In the last five years the Trans-Caspian Gas Pipeline (TGP) project has been considered one of the most important projects for Europe’s gas supply, both in a political sense and from the point of view of potential investment. Despite all its costs – primarily political and environmental – this project has been regarded by supranational European institutions as a real alternative to Russian gas. What is more, it is an alternative that should be ready for practical implementation in the very near future – that is, by 2025.
It is clear that much of the behaviour of supranational European institutions in Russia and Ukraine’s dispute over gas transit has been based precisely on a belief in the feasibility of the project and its capacity to fundamentally change the power structure in the European energy market. The reality however has proved to be rather more complex than the project’s supporters imagined.
At present, the plans of the consortium of companies for building the TGP, which consists of Edison Technologies, MMEC Mannesmann, Air Liquid Global E&C Solution and the Sinopec Engineering Group, have not progressed beyond statements. No information is available to suggest they have studied the political, technical, or financial aspects of the project. And in this case, it is clear that the issue is not some secret phase in the project’s implementation aimed at preventing competitors – first and foremost Iran and Russia – from taking action to wreck it.
The project has been carried out in the usual public manner and given its general transparency for investors it is unlikely that it would be possible to prevent information and assessments about any fundamental changes in its execution reaching expert circles. Thus, the project is operationally stagnant but remains surrounded by various media manipulations.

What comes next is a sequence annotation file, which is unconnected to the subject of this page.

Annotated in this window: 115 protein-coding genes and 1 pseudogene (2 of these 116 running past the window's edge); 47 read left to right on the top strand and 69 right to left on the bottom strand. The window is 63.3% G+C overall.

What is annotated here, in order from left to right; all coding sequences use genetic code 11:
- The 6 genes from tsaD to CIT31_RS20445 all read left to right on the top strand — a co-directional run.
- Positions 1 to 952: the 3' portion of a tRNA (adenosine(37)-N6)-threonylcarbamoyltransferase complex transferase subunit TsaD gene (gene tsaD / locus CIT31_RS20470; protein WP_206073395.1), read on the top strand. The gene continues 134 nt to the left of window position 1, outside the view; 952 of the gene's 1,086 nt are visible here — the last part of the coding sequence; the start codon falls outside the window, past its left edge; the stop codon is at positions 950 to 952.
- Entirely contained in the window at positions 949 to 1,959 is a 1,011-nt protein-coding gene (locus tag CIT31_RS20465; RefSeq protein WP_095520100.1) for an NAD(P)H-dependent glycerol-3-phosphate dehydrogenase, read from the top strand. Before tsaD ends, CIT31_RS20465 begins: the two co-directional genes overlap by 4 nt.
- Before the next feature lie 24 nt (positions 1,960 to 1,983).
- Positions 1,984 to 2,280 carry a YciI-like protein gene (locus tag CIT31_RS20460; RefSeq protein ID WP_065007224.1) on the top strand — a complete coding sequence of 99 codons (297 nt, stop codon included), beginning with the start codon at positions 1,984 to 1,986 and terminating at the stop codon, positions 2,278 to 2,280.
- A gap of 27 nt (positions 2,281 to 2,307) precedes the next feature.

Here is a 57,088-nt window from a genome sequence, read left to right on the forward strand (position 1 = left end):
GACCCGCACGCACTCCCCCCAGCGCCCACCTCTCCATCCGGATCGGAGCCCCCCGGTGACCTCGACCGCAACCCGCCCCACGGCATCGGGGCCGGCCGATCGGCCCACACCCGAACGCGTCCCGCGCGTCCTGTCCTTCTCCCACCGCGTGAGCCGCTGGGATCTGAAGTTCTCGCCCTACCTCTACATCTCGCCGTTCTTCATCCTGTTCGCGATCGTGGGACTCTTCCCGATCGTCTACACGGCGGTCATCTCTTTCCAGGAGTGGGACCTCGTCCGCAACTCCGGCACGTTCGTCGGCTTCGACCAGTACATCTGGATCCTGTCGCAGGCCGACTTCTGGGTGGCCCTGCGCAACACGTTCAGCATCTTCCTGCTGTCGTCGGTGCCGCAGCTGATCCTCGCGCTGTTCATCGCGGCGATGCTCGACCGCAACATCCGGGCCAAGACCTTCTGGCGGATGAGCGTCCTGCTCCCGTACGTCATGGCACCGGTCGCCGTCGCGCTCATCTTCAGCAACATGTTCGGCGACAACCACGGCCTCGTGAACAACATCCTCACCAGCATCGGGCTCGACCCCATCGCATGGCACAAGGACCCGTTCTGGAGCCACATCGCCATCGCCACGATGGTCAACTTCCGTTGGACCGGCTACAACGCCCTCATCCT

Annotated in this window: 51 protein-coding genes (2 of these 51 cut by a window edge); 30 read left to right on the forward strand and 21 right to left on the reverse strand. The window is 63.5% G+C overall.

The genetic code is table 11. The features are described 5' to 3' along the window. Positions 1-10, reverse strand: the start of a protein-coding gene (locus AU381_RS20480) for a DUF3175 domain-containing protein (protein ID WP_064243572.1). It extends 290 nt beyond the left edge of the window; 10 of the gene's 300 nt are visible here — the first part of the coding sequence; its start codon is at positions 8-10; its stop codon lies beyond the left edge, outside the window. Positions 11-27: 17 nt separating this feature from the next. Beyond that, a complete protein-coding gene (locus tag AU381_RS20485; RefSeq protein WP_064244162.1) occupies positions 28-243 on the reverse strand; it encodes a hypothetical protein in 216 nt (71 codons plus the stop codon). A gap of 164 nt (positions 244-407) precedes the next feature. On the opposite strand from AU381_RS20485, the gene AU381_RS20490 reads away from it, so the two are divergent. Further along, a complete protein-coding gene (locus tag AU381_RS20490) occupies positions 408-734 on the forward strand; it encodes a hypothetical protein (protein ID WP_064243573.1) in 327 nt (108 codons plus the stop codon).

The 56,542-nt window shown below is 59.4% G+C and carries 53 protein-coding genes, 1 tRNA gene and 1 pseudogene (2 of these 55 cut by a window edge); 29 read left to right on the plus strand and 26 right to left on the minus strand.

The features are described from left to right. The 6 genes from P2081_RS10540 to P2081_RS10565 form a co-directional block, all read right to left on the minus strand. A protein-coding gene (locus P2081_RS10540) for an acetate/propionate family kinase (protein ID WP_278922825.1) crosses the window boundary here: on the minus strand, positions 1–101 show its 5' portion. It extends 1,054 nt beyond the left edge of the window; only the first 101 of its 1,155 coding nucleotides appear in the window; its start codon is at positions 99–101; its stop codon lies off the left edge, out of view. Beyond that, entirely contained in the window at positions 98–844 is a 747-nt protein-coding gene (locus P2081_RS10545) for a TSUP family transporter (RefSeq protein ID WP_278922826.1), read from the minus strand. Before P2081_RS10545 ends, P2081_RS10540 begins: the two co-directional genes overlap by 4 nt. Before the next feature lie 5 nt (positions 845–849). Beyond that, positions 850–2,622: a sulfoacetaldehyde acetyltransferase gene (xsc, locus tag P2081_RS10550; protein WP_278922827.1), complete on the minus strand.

The operational stagnation of the project is based on the following factors:
• The critical difficulty of the investment conditions for implementing the project, which is naturally intensified in a situation of global financial and investment crisis.
• The project having insufficient volumes of gas available.
• A substantial change in the political situation around the project – an active rapprochement between Moscow and Baku, and also a new round of rapprochement between Moscow and Ashgabat, in which Russia’s position has strengthened substantially.
• A higher than usual increase in security risks related to the project, which is linked not only to the situation in Iran but to complex processes in Kazakhstan and Turkmenistan.
All these risks have been repeatedly noted by specialists since the beginning of the project. In the few years that have passed since then, none of the risks that were originally identified have been fully eliminated. Moreover, the situation related to the project having insufficient volumes of gas has only become worse.
Ashgabat continues to insist on concluding a long-term deal with Brussels to supply 30 bcm of gas per year over 30 years and on selling it at its border: Turkmenistan is not prepared to take on any of the commercial risks involved in implementing a route to Europe. The Turkmens’ negative experience with their Chinese partners is reflected in this approach: the Chinese have effectively offset all profits from supplies of Turkmen gas against the costs of building the pipelines.
Ashgabat does not have volumes of gas available even for the relatively small deal proposed by Brussels on joining the interconnector of the Petronas and Shah Deniz maritime platforms, which will allow 5 bcm of gas a year to be pumped along the bed of the Caspian Sea to the TANAP system. This is probably related to long-term contractual obligations to supply large volumes of gas to China. Moreover, the project is now losing its attractiveness due to China’s relatively fast recovery and growing economic uncertainty in Europe.
The chances of Kazakhstan joining the project are disappearing rapidly. The option of obtaining additional volumes of gas using Kazakhstani gas hardly appeared feasible as it was. In new political and economic circumstances – a transitional period and Kazakhstan being unable to invest its own resources in the project, respectively – this possibility has been completely eliminated for the long term.